In North West England* (funded by IPPR\North and Garfield Weston); Link to the survey questionnaire: https://durham.onlinesurveys.ac.uk/third-sector-trends-in-north-west-england-2016
*In Greater Manchester, the study started in July 2016 to complement a separate study by a consortium of local third sector development agencies.
We will be able to tell you what is happening, in big picture terms, in the sector in your area, region and across Northern England?
These are just a few of the issues the Third Sector Trends study can explore
- We can make well evidenced estimates on the changing shape, size and structure of the sector as a whole (comparing with previous TST data and from a major national government study in 2010 on each local authority area).
- We can also produce data reports for any local authority area, sub region or county so you can see what is happening in the area your Community Foundation serves.
- We can explore the different experiences, practices and expectations of organisations by size, purpose, geographical location, legal form, and so on – this will help funders identify the kinds of organisations which may be able to benefit most from grants.
- We can make good estimates of the level of employment and volunteering in the sector and determine where employment or volunteering is growing or contracting.
- We can show which areas of beneficiary need are doing well or experiencing difficulties.
- We can calculate the economic value of the sector using robust estimates and also monetise the value of volunteering.
We need third sector, public sector and private sector organisations to encourage voluntary organisations, community groups and social enterprises to respond to this major study. It is vital that as many organisations and groups as possible find out about the study so that they have a chance to respond – so we need you to tell them about it in newsletters and to send links to the survey through by email to your address lists.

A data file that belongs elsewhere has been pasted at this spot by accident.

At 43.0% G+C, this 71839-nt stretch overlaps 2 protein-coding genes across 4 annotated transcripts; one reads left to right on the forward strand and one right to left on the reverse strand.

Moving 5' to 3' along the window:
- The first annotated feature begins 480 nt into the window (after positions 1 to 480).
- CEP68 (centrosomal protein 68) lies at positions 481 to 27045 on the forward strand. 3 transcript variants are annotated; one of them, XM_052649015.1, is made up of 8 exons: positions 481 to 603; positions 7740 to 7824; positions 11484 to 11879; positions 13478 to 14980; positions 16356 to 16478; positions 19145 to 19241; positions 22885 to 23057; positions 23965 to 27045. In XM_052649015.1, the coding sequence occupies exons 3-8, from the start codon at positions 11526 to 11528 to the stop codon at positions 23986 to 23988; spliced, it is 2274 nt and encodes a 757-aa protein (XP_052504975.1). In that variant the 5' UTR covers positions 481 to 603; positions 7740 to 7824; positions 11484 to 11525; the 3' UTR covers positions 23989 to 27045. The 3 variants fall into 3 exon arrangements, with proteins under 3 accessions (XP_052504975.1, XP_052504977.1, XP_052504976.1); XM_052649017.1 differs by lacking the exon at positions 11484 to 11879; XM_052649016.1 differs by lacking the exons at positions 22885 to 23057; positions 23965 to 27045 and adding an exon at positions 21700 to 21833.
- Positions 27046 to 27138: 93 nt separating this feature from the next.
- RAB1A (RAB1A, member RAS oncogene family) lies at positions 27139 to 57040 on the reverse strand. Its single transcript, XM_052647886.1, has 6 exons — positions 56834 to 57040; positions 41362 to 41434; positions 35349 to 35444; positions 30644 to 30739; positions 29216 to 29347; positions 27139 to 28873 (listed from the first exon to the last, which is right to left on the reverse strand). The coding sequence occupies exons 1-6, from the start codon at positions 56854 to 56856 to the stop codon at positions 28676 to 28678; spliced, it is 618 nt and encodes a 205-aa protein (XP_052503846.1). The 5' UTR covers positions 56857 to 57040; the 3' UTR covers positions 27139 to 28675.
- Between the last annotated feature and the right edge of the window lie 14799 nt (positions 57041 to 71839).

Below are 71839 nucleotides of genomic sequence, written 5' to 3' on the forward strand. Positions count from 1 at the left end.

Each study will result in a separate regional report together with one report, published by IPPR\North for the whole Northern Region.
If you would like to know more about the study, please contact Professor Tony Chapman, St Chad’s College, Durham University: firstname.lastname@example.org
Dzulfian Syafrian is an economist whose research covers public policy, financial institutions and economic development. Since January 2016, Dzulfian has been undertaking his PhD at St. Chad’s College and Durham University Business School.
Dzulfian’s PhD project is focusing on the impact of Japanese inward investment in manufacturing Industry on the economy and society of North East England. This research concentrates on the relationship between Japanese companies and indigenous British companies.
The project aims to:
- understand how the Japanese foreign direct investment (FDI) and the process of “Japanisation” of Western companies works in Britain;
- define what the effects of Japanese FDI are on the economy and society of the North East; and,
- determine what challenges companies face and how they overcome these.
This project is the under supervision of Professor Tony Chapman (St. Chad’s College – Durham University) and Professor John Mawson (Director of the Institute for Local Governance, Durham University Business School).
Developing effective relationships between health authorities, local authorities and third sector organisations to improve public health and social wellbeing in a period of austerity
Professors Tony Chapman and Fred Robinson, together with Professor John Mawson, Director of the Institute for Local governance have won an ESRC Impact Acceleration Award to assist health organisations, local authorities and third sector organisations to develop complementary policy and practice strategies to improve public health and social wellbeing in North East England. Based on shared learning drawing on a parallel project, Keeping it Simple, health authorities will be encouraged to reflect upon and embed new ‘ways of thinking’ about their working relationships with external organisations working in the field of health, mental health and social care.